As afore-stated, apparent agency vests when "acts or omissions by the principal . . . lead a reasonably prudent person to believe . . . authority had been given to the agent . . . ." Van Norman, 513 Pa. at 588. Defendants have not brought to our attention any evidence that GM knew of the alleged assurances Fleck gave to Defendants or that GM was aware of the assistance Fleck provided to Defendants in completing the second application.*fn16 Further, Defendants have brought to our attention no evidence indicating that GM was negligent in supervising Fleck, meaning that GM cannot be bound by the concept of agency by estoppel.*fn17 Since "[j]udges are not like pigs, hunting for truffles buried in briefs," U.S. v. Hoffecker, 530 F.3d 137, 162 (3d Cir. 2008) (quotations and citations omitted), we will not wade through the voluminous evidentiary record in search of disputed facts to which the Defendants have failed to alert us. Accordingly, we conclude that GM cannot be bound by any contract consummated between Fleck and the Defendants through the concepts of apparent agency or agency by estoppel. Since we perceive no other theories under which Defendants can bind Plaintiff to the alleged contract brokered by Fleck, it is our determination that GM was not a party to the alleged oral contract at issue. Accordingly, GM cannot be held liable for breaching that contract. We will therefore grant the instant Motion insofar as it is related to Defendants' breach of contract counterclaim.
B. Count III--Promissory Estoppel/Detrimental Reliance
To recover on a theory of promissory estoppel, Defendants must show: "(1) [GM] made a promise that [it] should have reasonably expected would induce action or forbearance on the part of [Defendants]; (2) the [Defendants] actually took action or refrained from taking action in reliance on the promise; and (3) injustice can be avoided only by enforcing the promise." Sullivan v. Charter Inv. Partners, LLP, 873 A.2d 710, 717-18 (Pa. Super Ct. 2005) (citations and quotations omitted). As we have already discussed, Fleck's alleged conduct cannot be attributed to GM, as GM neither directly authorized it or impliedly ratified it. Accordingly, GM could not reasonably expect that the Defendants would rely on the representation of one of its employees to the contrary. Defendants therefore cannot satisfy the first prong of the promissory estoppel inquiry. Consequently, the instant Motion will be granted to the extent it seeks dismissal of the promissory estoppel counterclaim.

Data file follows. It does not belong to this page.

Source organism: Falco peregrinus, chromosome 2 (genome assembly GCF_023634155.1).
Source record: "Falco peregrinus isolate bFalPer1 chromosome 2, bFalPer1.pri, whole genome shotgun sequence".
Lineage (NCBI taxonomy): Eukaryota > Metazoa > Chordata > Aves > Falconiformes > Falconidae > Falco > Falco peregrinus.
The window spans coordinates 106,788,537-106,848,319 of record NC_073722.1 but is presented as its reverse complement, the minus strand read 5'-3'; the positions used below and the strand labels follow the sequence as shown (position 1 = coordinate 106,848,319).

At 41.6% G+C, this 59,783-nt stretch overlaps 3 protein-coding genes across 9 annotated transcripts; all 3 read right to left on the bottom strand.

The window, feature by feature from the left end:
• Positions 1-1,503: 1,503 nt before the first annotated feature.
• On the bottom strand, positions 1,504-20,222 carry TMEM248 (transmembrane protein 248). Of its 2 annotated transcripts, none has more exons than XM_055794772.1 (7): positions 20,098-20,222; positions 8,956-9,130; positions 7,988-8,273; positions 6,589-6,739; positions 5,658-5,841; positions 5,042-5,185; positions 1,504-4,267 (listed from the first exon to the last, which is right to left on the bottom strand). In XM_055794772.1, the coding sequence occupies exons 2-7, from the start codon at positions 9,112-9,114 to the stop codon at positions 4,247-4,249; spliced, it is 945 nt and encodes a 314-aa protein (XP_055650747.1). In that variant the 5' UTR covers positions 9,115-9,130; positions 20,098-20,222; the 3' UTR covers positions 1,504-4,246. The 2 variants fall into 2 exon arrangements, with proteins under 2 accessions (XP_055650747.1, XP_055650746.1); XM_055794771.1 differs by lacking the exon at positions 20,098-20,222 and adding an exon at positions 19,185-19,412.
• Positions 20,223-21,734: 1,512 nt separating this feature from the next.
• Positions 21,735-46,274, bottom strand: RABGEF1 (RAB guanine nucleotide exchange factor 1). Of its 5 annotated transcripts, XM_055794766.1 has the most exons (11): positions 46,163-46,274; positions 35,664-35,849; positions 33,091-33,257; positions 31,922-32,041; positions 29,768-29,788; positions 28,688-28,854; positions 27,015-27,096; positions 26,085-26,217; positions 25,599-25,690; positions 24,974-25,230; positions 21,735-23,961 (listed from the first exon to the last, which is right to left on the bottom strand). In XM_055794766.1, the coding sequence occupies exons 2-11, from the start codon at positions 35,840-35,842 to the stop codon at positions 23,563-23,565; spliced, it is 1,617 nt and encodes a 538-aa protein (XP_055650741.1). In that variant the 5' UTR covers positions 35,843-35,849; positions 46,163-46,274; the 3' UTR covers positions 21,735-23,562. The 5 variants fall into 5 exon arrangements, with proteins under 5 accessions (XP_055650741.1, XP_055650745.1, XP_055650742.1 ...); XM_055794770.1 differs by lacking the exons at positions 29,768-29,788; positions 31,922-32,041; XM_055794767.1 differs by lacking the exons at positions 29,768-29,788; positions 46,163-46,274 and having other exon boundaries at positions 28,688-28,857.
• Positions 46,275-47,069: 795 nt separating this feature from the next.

C. Count IV--Intentional//Negligent Misrepresentation
To sustain a counterclaim for intentional misrepresentation, Defendants must prove the following elements: "(1) representation; (2) which is material to the transaction at hand; (3) made falsely, with knowledge of its falsity or recklessness as to whether it is true or false; (4) with intent of misleading another into relying on it; (5) justifiable reliance on the misrepresentation; and (6) the resulting injury was proximately caused by the reliance." Presbyterian Med. Ctr. v. Budd, 832 A.2d 1066, 1072 (Pa. Super. Ct. 2003). As to their negligent misrepresentation counterclaim, Defendants must show: "(1) a misrepresentation of a material fact; (2) the representor must either know of the misrepresentation, must make the misrepresentation without knowledge as to its truth or falsity or must make the representation under circumstances in which he ought to have known of its falsity; (3) the representor must intend the representation to induce another to act on it; and (4) injury must result to the party acting in justifiable reliance on the misrepresentation." Halper v. Jewish Family & Children's Servs. of Greater Philadelphia, 963 A.2d 1282, 1286 (2009).
As we have already stated, Fleck's conduct was ultra vires and cannot therefore be attributed to GM. Consequently, it cannot be said that GM made a knowingly false representation, as required by the intentional misrepresentation framework, or a "misrepresentation of material fact," as required by the negligent misrepresentation framework. Since Defendants cannot satisfy the elements of this cause of action, we will grant the instant Motion to the extent it addresses the same.
Since the Defendants have failed to adduce evidence that indicates GM cloaked Fleck with the authority to unilaterally approve modifications to previously rejected franchise transfer applications, they will be estopped from attributing Fleck's alleged conduct to GM. Accordingly, we will grant the instant Motion in its entirety. An appropriate Order will enter.